The Callaway vs Acushnet (parent company of Titleist) patent case has been going on now for about five years. It has been like a boxing match with each heavyweight fighter seemingly getting knocked out, only to gain consciousness at the last second and deliver a near-knockout blow of their own.
Callaway scored a big victory in 2007, forcing Acushnet to stop selling the current revision of the ProV1, though that took nearly two years to happen. Acushnet was forced to change the golf balls at that time. I remember those few months when my buddies were stocking up on ProV1’s, just in case the new versions weren’t as good. Acushnet later won an appeal on that ruling, and the court game was back on.
This past time around, Acushnet won as the judge upheld a jury verdict from March 2010, determining that the four patents in dispute were invalid. Callaway was denied a request for a new trial. Callaway has the option to appeal, but apparently will start a new suit for alleged infringement of other patents.
Acushnet’s Press Release Below – Click read more if you can’t see it
Here’s a first look at the new Callaway RazrX Tour Hybrid. I really like the leading edge of this club. Haven’t hit it yet, but looks like it should dig through bad lies pretty well.
Callaway RazrX Tour Hybrid - Click for more Callaway images
Acushnet (parent company of Titleist) has won a jury verdict against Callaway regarding four patents which Callaway owned related to the previous generation of Pro V1 golf balls. I wonder if this means Titleist will alter the next generation ball to utilize that technology again, now that they’ve been found not to be infringing on Callaway’s patents? I noticed quite a difference in the balls from the two different years, not in performance per se, but in the feel, durability and tackiness of the ball.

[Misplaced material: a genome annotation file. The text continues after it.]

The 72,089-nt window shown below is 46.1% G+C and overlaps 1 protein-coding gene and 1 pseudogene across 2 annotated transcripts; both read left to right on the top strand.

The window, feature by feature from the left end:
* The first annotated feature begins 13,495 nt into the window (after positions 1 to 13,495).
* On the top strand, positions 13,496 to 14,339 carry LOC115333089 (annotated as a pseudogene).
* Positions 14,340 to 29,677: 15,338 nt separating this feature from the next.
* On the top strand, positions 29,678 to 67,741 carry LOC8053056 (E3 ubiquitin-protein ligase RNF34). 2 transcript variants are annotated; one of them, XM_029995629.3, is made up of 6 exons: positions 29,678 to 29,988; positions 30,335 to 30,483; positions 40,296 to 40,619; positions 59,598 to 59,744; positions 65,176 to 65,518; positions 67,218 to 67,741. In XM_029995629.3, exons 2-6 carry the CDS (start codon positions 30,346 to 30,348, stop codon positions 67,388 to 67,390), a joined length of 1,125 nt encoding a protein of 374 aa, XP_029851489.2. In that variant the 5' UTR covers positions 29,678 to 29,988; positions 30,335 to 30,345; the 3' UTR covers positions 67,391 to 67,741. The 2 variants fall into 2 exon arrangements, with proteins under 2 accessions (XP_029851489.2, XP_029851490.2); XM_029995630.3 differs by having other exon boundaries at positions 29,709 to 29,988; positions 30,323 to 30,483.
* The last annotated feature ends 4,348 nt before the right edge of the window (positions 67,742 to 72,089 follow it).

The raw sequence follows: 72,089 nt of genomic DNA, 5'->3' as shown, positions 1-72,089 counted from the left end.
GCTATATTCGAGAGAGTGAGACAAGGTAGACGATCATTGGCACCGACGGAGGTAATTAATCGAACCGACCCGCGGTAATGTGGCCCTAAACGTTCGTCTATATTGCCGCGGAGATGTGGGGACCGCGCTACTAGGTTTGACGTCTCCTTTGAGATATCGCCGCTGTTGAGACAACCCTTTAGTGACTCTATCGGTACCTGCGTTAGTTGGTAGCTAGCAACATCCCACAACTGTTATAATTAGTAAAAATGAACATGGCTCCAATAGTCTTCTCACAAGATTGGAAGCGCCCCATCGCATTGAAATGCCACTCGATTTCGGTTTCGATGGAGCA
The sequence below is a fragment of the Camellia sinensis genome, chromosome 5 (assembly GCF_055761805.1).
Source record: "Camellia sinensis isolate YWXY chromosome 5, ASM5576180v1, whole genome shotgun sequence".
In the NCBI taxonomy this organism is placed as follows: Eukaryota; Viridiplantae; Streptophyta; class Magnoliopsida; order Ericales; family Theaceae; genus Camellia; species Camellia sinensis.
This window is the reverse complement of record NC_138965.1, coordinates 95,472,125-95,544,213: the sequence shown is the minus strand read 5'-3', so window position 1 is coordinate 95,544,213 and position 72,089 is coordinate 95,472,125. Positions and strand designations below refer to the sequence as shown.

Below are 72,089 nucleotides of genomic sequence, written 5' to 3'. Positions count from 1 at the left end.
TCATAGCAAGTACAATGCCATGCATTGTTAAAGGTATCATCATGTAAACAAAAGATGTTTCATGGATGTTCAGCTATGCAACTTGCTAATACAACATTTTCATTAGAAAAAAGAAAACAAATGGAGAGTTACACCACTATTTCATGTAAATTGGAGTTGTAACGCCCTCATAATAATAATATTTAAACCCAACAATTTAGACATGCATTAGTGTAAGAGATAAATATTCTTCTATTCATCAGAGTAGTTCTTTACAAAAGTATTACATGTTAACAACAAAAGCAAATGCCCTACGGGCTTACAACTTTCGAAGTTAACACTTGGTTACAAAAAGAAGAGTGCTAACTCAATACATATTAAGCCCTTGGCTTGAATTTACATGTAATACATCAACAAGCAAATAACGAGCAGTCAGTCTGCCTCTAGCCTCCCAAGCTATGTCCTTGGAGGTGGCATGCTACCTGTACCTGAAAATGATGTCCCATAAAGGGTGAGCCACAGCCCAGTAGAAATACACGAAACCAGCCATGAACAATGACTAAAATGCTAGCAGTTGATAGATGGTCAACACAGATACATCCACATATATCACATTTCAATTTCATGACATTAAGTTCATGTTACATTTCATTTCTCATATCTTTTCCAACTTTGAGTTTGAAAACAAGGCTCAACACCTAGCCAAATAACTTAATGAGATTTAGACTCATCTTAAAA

Official Acushnet press release below
Wow this is big news for Titleist/Acushnet. A court of appeals granted their request for a new trial regarding their golf ball patent dispute with Callaway Golf.
Click the read more link below to view Acushnet’s press release from yesterday.
I was given a new box of Callaway HX Tour 56’s (the ball Phil Mickelson plays) to try a few weeks ago by Guy, a good friend and the pro at my home course. My buddy told me these were hands down the best golf ball he’d ever played. Of course he’s biased toward Callaway but I processed what he said and promised him I’d play these “new and improved” HX Tour 56 golf balls.
The core of the HX Tour 56 is made out of a proprietary “fast and soft” rubber called Polybutadiene. The core is “large” in comparison to other golf ball cores due to the ball having a thin cover.
There’s a “boundary layer” between the core and outer layer which is a little more firm. This layer helps your drives stay straighter yet helping the ball have less spin.
The outer layer is made of a soft urethane material. The soft urethane provides low driver spin for straighter shots but still provides spin for controlling approach and short game shots.
The HX in the name stands for HEX which is the shape of some of the dimples on the ball. I say some because some dimples are six sided and some are eight sided (hexagons and pentagons). There are also “sub hex” dimples which are deeper. The hexagon and pentagon shaped dimples are what make the HX series of golf balls fly with less drag, more consistency and supposedly better flight in the wind.